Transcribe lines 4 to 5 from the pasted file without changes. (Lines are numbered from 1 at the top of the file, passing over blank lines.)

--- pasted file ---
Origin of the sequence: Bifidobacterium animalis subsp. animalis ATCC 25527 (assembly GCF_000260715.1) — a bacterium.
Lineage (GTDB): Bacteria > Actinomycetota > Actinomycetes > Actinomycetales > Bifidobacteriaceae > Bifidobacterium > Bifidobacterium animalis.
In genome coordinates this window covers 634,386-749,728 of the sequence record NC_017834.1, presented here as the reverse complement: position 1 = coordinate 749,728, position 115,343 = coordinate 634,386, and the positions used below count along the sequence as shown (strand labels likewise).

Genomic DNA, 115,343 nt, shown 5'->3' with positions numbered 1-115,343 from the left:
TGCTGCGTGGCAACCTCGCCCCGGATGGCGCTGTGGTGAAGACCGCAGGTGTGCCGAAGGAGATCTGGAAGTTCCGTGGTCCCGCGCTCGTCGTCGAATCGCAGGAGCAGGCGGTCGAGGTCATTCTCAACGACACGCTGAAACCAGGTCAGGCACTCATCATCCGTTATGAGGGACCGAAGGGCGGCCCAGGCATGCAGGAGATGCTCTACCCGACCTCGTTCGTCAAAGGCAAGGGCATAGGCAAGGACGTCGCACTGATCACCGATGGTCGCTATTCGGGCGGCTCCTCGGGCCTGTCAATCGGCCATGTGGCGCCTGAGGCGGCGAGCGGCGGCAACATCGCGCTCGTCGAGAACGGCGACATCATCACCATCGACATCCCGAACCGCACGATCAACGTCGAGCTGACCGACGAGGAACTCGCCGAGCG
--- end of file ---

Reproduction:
Genomic DNA, 115,343 nt, shown 5'->3' with positions numbered 1-115,343 from the left:
TGCTGCGTGGCAACCTCGCCCCGGATGGCGCTGTGGTGAAGACCGCAGGTGTGCCGAAGGAGATCTGGAAGTTCCGTGGTCCCGCGCTCGTCGTCGAATCGCAGGAGCAGGCGGTCGAGGTCATTCTCAACGACACGCTGAAACCAGGTCAGGCACTCATCATCCGTTATGAGGGACCGAAGGGCGGCCCAGGCATGCAGGAGATGCTCTACCCGACCTCGTTCGTCAAAGGCAAGGGCATAGGCAAGGACGTCGCACTGATCACCGATGGTCGCTATTCGGGCGGCTCCTCGGGCCTGTCAATCGGCCATGTGGCGCCTGAGGCGGCGAGCGGCGGCAACATCGCGCTCGTCGAGAACGGCGACATCATCACCATCGACATCCCGAACCGCACGATCAACGTCGAGCTGACCGACGAGGAACTCGCCGAGCG